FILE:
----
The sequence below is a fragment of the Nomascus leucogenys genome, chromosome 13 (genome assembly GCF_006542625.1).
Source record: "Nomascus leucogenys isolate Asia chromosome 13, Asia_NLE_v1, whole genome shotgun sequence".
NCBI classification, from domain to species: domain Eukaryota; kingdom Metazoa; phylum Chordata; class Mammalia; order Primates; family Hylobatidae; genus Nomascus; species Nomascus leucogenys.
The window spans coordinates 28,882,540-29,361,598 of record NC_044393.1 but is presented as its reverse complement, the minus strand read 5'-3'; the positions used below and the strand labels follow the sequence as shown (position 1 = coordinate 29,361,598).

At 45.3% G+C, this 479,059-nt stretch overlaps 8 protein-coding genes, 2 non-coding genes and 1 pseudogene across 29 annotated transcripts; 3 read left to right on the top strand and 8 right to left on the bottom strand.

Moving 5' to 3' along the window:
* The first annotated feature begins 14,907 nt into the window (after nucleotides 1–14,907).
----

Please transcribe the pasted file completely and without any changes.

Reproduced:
The sequence below is a fragment of the Nomascus leucogenys genome, chromosome 13 (genome assembly GCF_006542625.1).
Source record: "Nomascus leucogenys isolate Asia chromosome 13, Asia_NLE_v1, whole genome shotgun sequence".
NCBI classification, from domain to species: domain Eukaryota; kingdom Metazoa; phylum Chordata; class Mammalia; order Primates; family Hylobatidae; genus Nomascus; species Nomascus leucogenys.
The window spans coordinates 28,882,540-29,361,598 of record NC_044393.1 but is presented as its reverse complement, the minus strand read 5'-3'; the positions used below and the strand labels follow the sequence as shown (position 1 = coordinate 29,361,598).

At 45.3% G+C, this 479,059-nt stretch overlaps 8 protein-coding genes, 2 non-coding genes and 1 pseudogene across 29 annotated transcripts; 3 read left to right on the top strand and 8 right to left on the bottom strand.

Moving 5' to 3' along the window:
* The first annotated feature begins 14,907 nt into the window (after nucleotides 1–14,907).